BBC News reported on October 3, 2020 that Spain’s central government has initiated a partial lock-down in Madrid. Measures put in place as part of the lock-down, which affects over a few million people living in Madrid, suggests that “people can travel outside their home districts for essential journeys only” as per the BBC news article. Also, there are limits placed on the maximum number of people allowed to gather, and the operating hours of restaurants and bars. A second wave of Covid-19 infections in Spain and especially Madrid, as per the charts below, led to the implementation of the partial lock-down.
Daily New Confirmed Cases Of Covid-19 In Spain
Total Covid-19 Cases Per 100,000 People In Specific Countries In Europe
Source: October 3, 2020 BBC News article titled “Coronavirus: Spain imposes partial lockdown on defiant Madrid”
Spain accounted for 38% of Minor International’s revenue from its hotels in Europe & The America in 2Q 2020. The company had highlighted at its recent 2Q 2020 results briefing in mid-August 2020 that “in Spain we are actually doing quite well” with “occupancy going up to like in the high 40s up to 50s.” The recent partial lock-down in Madrid, Spain could potentially reverse such positive operating trends for Minor International’s hotels located in the country.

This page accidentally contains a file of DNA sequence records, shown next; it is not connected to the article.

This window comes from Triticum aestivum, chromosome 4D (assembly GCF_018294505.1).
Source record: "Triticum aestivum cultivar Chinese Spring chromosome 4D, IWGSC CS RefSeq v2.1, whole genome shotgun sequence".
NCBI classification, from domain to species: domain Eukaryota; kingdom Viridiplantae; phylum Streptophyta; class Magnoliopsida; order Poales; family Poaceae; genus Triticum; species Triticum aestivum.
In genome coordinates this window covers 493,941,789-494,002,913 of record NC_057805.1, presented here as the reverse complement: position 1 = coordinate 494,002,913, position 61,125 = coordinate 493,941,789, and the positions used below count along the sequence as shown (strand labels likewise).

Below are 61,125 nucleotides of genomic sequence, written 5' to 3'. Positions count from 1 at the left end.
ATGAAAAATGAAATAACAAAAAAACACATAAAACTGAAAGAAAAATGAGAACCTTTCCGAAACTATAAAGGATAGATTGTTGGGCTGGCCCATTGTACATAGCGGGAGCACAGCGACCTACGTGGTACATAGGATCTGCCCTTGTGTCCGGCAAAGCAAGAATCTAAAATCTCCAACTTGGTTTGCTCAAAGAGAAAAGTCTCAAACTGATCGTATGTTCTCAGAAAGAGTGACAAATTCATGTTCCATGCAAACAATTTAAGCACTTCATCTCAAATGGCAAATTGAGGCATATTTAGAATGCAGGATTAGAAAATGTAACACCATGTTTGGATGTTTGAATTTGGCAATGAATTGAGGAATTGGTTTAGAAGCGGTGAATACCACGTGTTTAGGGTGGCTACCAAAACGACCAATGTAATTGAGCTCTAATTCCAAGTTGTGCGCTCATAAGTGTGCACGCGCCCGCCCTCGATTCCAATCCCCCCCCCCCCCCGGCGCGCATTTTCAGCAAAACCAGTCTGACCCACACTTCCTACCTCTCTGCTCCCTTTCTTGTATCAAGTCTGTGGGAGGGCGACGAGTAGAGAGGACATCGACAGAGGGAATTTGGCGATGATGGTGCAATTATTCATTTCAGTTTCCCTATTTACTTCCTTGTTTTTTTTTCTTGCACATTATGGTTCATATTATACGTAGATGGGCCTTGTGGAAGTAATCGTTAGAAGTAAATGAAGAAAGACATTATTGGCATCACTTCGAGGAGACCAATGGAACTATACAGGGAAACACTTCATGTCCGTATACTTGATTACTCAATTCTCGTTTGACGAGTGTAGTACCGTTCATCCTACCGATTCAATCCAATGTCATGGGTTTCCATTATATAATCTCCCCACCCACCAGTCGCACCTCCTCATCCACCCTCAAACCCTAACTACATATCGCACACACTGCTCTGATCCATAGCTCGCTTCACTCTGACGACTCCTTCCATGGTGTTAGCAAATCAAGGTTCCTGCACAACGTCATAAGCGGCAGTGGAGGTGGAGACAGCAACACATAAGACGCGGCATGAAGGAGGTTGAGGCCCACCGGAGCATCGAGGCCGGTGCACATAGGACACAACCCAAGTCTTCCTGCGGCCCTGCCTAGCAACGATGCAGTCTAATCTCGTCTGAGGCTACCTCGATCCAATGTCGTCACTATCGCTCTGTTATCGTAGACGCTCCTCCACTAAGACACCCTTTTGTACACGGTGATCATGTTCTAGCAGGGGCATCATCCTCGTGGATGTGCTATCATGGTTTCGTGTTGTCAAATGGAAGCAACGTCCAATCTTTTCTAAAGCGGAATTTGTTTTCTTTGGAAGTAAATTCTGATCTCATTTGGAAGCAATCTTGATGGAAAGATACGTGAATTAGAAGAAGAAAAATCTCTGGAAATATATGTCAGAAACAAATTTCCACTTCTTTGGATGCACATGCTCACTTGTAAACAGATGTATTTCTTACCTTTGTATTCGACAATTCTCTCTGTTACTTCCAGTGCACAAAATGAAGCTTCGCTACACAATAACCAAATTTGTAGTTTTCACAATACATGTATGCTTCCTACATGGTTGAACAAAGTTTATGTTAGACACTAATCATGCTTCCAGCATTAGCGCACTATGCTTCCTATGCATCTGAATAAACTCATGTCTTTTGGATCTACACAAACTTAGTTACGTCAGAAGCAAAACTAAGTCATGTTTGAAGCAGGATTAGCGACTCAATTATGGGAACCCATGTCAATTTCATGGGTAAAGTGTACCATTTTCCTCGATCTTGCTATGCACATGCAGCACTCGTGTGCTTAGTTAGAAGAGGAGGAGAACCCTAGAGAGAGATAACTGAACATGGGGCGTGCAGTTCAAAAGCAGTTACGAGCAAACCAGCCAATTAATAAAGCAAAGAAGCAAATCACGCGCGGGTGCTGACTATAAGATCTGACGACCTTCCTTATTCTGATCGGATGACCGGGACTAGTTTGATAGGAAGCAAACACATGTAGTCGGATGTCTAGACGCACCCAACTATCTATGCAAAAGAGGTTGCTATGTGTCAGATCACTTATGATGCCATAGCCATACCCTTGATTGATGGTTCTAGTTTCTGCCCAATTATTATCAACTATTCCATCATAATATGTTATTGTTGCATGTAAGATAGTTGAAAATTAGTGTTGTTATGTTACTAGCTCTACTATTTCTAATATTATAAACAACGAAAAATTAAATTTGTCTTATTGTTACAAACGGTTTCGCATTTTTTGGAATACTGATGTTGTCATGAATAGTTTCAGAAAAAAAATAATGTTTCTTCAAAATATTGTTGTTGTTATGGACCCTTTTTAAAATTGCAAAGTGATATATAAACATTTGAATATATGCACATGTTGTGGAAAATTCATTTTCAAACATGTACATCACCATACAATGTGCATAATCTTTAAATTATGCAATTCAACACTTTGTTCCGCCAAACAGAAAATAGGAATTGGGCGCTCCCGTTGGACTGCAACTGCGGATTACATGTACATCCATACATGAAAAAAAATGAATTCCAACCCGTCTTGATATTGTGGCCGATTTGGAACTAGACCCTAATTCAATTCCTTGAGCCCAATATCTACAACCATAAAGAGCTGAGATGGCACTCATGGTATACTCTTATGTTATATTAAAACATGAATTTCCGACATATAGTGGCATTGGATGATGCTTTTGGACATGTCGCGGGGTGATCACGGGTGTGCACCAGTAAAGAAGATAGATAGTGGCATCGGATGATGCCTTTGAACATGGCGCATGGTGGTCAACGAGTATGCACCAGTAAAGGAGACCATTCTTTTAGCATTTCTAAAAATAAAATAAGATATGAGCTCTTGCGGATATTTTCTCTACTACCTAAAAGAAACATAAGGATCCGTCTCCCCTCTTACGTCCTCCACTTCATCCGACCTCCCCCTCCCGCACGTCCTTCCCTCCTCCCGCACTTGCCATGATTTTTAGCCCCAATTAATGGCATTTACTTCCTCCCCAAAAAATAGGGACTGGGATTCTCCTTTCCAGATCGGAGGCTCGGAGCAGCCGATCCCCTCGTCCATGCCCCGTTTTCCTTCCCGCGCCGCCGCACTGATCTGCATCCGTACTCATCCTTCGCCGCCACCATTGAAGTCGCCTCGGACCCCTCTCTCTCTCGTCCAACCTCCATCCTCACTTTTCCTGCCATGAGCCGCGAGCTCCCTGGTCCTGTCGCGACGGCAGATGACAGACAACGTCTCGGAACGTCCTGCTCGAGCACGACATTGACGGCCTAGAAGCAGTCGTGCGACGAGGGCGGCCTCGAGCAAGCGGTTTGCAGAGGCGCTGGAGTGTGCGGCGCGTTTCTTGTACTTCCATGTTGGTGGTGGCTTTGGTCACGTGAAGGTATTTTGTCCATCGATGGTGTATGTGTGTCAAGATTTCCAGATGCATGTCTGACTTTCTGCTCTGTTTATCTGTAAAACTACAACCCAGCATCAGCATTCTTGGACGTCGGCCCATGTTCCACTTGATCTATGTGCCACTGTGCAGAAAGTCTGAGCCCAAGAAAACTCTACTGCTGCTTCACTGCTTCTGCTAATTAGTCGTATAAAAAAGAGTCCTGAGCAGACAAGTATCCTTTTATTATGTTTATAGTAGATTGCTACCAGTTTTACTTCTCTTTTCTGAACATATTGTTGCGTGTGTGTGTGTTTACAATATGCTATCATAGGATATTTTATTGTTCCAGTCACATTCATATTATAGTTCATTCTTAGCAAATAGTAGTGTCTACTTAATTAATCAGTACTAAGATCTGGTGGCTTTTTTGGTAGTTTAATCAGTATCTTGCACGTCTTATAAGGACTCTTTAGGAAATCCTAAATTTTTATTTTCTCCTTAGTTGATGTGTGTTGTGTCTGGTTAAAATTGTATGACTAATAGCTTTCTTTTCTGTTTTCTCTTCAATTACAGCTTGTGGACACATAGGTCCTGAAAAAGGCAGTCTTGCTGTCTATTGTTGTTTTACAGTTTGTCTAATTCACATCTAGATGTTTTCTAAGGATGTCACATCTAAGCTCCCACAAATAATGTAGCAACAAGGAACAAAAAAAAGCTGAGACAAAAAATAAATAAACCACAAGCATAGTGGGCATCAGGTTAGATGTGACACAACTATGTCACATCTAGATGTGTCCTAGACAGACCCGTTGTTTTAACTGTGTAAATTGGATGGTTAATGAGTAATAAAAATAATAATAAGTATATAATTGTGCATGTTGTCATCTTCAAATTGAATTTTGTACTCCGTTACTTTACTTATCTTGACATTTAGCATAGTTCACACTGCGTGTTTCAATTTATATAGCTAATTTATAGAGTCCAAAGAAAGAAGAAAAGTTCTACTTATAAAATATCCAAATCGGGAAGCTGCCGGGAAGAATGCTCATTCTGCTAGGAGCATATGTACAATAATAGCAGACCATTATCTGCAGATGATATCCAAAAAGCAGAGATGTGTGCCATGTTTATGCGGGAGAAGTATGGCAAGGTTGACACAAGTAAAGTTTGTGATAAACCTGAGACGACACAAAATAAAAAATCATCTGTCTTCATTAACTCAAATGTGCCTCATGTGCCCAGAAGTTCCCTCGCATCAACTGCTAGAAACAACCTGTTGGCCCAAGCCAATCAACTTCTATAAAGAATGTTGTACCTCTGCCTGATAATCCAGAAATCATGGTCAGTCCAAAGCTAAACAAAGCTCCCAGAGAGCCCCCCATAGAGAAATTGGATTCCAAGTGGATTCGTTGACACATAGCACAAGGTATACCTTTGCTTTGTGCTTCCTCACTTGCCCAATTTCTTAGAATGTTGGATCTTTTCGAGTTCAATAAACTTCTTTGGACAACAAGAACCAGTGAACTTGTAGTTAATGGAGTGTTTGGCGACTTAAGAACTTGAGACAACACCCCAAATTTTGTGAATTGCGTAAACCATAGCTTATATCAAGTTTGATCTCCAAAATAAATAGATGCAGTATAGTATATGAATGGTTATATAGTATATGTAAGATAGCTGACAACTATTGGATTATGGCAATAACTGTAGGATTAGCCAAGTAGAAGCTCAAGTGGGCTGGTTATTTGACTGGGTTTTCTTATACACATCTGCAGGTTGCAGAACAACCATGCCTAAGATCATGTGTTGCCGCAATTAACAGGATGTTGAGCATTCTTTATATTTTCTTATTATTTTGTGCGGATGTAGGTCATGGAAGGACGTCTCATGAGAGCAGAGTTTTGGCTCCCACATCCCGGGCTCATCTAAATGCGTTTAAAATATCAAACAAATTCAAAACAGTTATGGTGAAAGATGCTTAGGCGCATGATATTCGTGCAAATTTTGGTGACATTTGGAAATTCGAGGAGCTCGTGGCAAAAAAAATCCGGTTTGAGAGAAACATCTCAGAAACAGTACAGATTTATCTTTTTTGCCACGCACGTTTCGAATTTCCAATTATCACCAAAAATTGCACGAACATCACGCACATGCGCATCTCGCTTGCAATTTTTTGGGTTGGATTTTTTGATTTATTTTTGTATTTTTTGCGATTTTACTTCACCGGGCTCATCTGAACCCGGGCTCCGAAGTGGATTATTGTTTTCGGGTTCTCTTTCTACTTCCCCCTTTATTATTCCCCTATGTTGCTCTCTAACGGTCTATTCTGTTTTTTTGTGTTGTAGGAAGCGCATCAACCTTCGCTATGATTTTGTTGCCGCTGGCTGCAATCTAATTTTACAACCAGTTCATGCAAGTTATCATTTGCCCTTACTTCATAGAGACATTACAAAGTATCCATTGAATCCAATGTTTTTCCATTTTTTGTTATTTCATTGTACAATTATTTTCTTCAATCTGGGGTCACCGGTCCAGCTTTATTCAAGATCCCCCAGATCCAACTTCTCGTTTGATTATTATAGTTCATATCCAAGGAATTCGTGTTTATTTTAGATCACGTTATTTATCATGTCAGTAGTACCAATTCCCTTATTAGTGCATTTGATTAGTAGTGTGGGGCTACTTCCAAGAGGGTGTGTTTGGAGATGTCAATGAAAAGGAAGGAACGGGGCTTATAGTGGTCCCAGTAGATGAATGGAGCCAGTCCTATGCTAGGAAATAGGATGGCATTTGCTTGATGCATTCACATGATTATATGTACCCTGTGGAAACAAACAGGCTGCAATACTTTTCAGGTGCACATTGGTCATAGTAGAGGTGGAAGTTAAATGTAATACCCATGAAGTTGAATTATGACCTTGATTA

Liquidity And Cash Burn
As of end-July 2020, Minor International has cash on hand and working capital facilities of approximately Bt36 billion and Bt26 billion, respectively. At the company’s 2Q 2020 earnings call, Minor International stressed that this is “enough for us to go on throughout the remainder of the year and next year” and it has already factored in “another smaller wave of the virus” as part of its calculations.